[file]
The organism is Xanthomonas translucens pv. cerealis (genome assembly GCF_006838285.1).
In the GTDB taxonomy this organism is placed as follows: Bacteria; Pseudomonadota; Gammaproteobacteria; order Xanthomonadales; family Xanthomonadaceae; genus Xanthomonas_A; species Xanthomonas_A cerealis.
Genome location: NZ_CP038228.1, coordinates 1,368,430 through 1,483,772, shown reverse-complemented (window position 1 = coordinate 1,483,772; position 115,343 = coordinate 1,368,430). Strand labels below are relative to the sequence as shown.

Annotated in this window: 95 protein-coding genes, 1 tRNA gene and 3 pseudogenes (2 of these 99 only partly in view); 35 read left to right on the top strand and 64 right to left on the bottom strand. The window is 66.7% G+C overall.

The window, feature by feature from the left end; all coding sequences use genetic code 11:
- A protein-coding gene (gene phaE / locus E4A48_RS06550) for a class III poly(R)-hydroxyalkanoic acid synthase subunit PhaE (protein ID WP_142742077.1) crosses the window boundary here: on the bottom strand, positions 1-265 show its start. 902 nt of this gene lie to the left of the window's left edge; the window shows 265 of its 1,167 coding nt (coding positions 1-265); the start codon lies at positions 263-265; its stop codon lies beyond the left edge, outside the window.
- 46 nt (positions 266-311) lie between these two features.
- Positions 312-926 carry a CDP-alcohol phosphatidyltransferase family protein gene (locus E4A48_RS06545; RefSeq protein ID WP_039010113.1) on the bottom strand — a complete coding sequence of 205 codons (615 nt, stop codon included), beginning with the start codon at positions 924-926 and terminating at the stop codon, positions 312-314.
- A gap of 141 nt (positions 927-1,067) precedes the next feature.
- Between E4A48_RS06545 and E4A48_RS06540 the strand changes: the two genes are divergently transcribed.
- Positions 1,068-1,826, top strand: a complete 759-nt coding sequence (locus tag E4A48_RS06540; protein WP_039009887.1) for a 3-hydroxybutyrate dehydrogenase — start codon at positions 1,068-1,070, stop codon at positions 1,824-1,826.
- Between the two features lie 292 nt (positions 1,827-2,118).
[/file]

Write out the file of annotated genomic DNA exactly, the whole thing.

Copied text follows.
The organism is Xanthomonas translucens pv. cerealis (genome assembly GCF_006838285.1).
In the GTDB taxonomy this organism is placed as follows: Bacteria; Pseudomonadota; Gammaproteobacteria; order Xanthomonadales; family Xanthomonadaceae; genus Xanthomonas_A; species Xanthomonas_A cerealis.
Genome location: NZ_CP038228.1, coordinates 1,368,430 through 1,483,772, shown reverse-complemented (window position 1 = coordinate 1,483,772; position 115,343 = coordinate 1,368,430). Strand labels below are relative to the sequence as shown.

Annotated in this window: 95 protein-coding genes, 1 tRNA gene and 3 pseudogenes (2 of these 99 only partly in view); 35 read left to right on the top strand and 64 right to left on the bottom strand. The window is 66.7% G+C overall.

The window, feature by feature from the left end; all coding sequences use genetic code 11:
- A protein-coding gene (gene phaE / locus E4A48_RS06550) for a class III poly(R)-hydroxyalkanoic acid synthase subunit PhaE (protein ID WP_142742077.1) crosses the window boundary here: on the bottom strand, positions 1-265 show its start. 902 nt of this gene lie to the left of the window's left edge; the window shows 265 of its 1,167 coding nt (coding positions 1-265); the start codon lies at positions 263-265; its stop codon lies beyond the left edge, outside the window.
- 46 nt (positions 266-311) lie between these two features.
- Positions 312-926 carry a CDP-alcohol phosphatidyltransferase family protein gene (locus E4A48_RS06545; RefSeq protein ID WP_039010113.1) on the bottom strand — a complete coding sequence of 205 codons (615 nt, stop codon included), beginning with the start codon at positions 924-926 and terminating at the stop codon, positions 312-314.
- A gap of 141 nt (positions 927-1,067) precedes the next feature.
- Between E4A48_RS06545 and E4A48_RS06540 the strand changes: the two genes are divergently transcribed.
- Positions 1,068-1,826, top strand: a complete 759-nt coding sequence (locus tag E4A48_RS06540; protein WP_039009887.1) for a 3-hydroxybutyrate dehydrogenase — start codon at positions 1,068-1,070, stop codon at positions 1,824-1,826.
- Between the two features lie 292 nt (positions 1,827-2,118).